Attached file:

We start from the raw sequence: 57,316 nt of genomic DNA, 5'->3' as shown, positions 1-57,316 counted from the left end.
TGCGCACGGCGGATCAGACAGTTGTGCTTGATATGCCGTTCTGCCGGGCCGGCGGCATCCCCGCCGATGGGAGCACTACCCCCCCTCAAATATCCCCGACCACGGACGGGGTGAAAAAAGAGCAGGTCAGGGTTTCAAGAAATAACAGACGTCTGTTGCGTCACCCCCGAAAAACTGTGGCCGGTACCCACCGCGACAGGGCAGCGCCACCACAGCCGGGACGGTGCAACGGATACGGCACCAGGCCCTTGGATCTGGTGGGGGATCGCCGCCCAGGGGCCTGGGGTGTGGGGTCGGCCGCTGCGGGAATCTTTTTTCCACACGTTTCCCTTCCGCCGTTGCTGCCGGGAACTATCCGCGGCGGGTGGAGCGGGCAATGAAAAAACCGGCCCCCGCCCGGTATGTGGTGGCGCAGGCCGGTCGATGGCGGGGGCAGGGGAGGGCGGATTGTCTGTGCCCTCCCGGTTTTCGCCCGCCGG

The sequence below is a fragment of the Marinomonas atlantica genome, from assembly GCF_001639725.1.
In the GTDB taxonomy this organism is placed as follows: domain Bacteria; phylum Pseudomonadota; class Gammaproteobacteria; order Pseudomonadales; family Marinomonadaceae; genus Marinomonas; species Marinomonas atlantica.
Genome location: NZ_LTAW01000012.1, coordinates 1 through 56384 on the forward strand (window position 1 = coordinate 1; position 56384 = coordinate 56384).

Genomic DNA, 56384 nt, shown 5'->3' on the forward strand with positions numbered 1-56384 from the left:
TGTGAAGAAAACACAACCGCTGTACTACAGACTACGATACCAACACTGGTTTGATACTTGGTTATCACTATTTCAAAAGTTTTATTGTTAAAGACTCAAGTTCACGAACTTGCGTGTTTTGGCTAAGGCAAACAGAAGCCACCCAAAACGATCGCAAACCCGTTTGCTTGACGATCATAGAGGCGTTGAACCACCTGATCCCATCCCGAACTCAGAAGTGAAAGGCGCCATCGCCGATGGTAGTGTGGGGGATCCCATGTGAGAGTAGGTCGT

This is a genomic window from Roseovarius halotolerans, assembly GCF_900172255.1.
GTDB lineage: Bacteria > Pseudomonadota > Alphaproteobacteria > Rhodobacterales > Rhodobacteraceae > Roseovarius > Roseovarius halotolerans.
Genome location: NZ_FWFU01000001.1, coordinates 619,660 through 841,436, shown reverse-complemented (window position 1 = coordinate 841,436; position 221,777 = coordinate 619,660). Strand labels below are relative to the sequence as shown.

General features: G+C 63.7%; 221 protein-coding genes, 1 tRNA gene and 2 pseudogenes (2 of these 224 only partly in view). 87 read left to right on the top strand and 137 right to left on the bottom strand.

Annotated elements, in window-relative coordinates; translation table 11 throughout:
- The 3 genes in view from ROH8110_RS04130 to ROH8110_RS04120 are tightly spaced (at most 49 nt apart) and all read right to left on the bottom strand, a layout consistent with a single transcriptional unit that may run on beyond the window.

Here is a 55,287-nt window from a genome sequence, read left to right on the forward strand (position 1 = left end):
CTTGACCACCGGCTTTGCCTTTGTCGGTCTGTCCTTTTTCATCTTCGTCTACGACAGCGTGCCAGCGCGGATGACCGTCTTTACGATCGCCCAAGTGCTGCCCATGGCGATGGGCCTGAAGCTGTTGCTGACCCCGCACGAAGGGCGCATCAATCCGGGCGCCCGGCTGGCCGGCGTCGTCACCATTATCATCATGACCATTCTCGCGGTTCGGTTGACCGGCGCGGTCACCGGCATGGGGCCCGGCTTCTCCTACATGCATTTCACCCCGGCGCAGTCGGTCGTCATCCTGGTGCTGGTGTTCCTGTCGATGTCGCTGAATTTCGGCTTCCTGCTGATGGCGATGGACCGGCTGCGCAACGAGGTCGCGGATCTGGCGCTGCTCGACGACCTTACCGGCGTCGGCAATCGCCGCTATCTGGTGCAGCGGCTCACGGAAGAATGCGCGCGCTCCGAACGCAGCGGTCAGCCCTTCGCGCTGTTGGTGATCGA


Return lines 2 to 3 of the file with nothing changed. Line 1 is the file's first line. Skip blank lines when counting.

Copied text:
TGCGCACGGCGGATCAGACAGTTGTGCTTGATATGCCGTTCTGCCGGGCCGGCGGCATCCCCGCCGATGGGAGCACTACCCCCCCTCAAATATCCCCGACCACGGACGGGGTGAAAAAAGAGCAGGTCAGGGTTTCAAGAAATAACAGACGTCTGTTGCGTCACCCCCGAAAAACTGTGGCCGGTACCCACCGCGACAGGGCAGCGCCACCACAGCCGGGACGGTGCAACGGATACGGCACCAGGCCCTTGGATCTGGTGGGGGATCGCCGCCCAGGGGCCTGGGGTGTGGGGTCGGCCGCTGCGGGAATCTTTTTTCCACACGTTTCCCTTCCGCCGTTGCTGCCGGGAACTATCCGCGGCGGGTGGAGCGGGCAATGAAAAAACCGGCCCCCGCCCGGTATGTGGTGGCGCAGGCCGGTCGATGGCGGGGGCAGGGGAGGGCGGATTGTCTGTGCCCTCCCGGTTTTCGCCCGCCGG

The sequence below is a fragment of the Marinomonas atlantica genome, from assembly GCF_001639725.1.